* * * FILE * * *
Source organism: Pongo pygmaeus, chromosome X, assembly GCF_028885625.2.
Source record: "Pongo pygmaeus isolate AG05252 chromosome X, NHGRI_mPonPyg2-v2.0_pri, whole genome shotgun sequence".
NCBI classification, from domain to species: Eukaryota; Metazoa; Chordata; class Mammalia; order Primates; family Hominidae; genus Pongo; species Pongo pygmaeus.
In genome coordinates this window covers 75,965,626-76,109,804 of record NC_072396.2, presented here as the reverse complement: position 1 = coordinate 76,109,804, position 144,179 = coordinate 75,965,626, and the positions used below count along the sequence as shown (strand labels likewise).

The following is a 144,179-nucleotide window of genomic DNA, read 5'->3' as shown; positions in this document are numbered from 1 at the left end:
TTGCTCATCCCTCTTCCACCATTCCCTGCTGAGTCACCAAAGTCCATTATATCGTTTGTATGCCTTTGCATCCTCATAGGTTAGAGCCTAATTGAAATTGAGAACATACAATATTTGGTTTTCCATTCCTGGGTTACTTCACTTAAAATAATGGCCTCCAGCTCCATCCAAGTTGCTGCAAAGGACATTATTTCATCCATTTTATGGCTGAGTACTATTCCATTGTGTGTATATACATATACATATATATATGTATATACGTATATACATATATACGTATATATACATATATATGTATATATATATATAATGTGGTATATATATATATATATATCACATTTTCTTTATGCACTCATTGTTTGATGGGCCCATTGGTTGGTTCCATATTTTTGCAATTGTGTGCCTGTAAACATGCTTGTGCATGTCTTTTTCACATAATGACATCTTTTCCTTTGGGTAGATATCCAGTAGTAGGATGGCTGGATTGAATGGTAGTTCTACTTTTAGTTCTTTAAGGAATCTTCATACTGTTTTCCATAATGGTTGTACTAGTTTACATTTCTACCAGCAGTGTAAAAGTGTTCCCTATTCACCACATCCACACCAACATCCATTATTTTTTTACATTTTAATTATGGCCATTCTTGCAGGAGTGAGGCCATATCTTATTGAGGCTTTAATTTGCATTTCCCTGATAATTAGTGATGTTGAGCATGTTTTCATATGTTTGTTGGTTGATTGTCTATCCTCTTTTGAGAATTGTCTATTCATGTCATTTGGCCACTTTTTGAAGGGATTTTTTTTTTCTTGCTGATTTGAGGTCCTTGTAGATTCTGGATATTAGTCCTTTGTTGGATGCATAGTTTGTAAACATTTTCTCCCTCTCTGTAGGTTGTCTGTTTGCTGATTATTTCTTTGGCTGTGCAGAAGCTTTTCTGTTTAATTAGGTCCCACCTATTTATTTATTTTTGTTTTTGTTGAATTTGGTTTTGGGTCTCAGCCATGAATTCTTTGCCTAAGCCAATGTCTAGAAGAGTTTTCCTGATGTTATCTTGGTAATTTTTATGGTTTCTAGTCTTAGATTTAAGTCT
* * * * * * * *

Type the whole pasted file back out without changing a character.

Source organism: Pongo pygmaeus, chromosome X, assembly GCF_028885625.2.
Source record: "Pongo pygmaeus isolate AG05252 chromosome X, NHGRI_mPonPyg2-v2.0_pri, whole genome shotgun sequence".
NCBI classification, from domain to species: Eukaryota; Metazoa; Chordata; class Mammalia; order Primates; family Hominidae; genus Pongo; species Pongo pygmaeus.
In genome coordinates this window covers 75,965,626-76,109,804 of record NC_072396.2, presented here as the reverse complement: position 1 = coordinate 76,109,804, position 144,179 = coordinate 75,965,626, and the positions used below count along the sequence as shown (strand labels likewise).

The following is a 144,179-nucleotide window of genomic DNA, read 5'->3' as shown; positions in this document are numbered from 1 at the left end:
TTGCTCATCCCTCTTCCACCATTCCCTGCTGAGTCACCAAAGTCCATTATATCGTTTGTATGCCTTTGCATCCTCATAGGTTAGAGCCTAATTGAAATTGAGAACATACAATATTTGGTTTTCCATTCCTGGGTTACTTCACTTAAAATAATGGCCTCCAGCTCCATCCAAGTTGCTGCAAAGGACATTATTTCATCCATTTTATGGCTGAGTACTATTCCATTGTGTGTATATACATATACATATATATATGTATATACGTATATACATATATACGTATATATACATATATATGTATATATATATATAATGTGGTATATATATATATATATATCACATTTTCTTTATGCACTCATTGTTTGATGGGCCCATTGGTTGGTTCCATATTTTTGCAATTGTGTGCCTGTAAACATGCTTGTGCATGTCTTTTTCACATAATGACATCTTTTCCTTTGGGTAGATATCCAGTAGTAGGATGGCTGGATTGAATGGTAGTTCTACTTTTAGTTCTTTAAGGAATCTTCATACTGTTTTCCATAATGGTTGTACTAGTTTACATTTCTACCAGCAGTGTAAAAGTGTTCCCTATTCACCACATCCACACCAACATCCATTATTTTTTTACATTTTAATTATGGCCATTCTTGCAGGAGTGAGGCCATATCTTATTGAGGCTTTAATTTGCATTTCCCTGATAATTAGTGATGTTGAGCATGTTTTCATATGTTTGTTGGTTGATTGTCTATCCTCTTTTGAGAATTGTCTATTCATGTCATTTGGCCACTTTTTGAAGGGATTTTTTTTTTCTTGCTGATTTGAGGTCCTTGTAGATTCTGGATATTAGTCCTTTGTTGGATGCATAGTTTGTAAACATTTTCTCCCTCTCTGTAGGTTGTCTGTTTGCTGATTATTTCTTTGGCTGTGCAGAAGCTTTTCTGTTTAATTAGGTCCCACCTATTTATTTATTTTTGTTTTTGTTGAATTTGGTTTTGGGTCTCAGCCATGAATTCTTTGCCTAAGCCAATGTCTAGAAGAGTTTTCCTGATGTTATCTTGGTAATTTTTATGGTTTCTAGTCTTAGATTTAAGTCT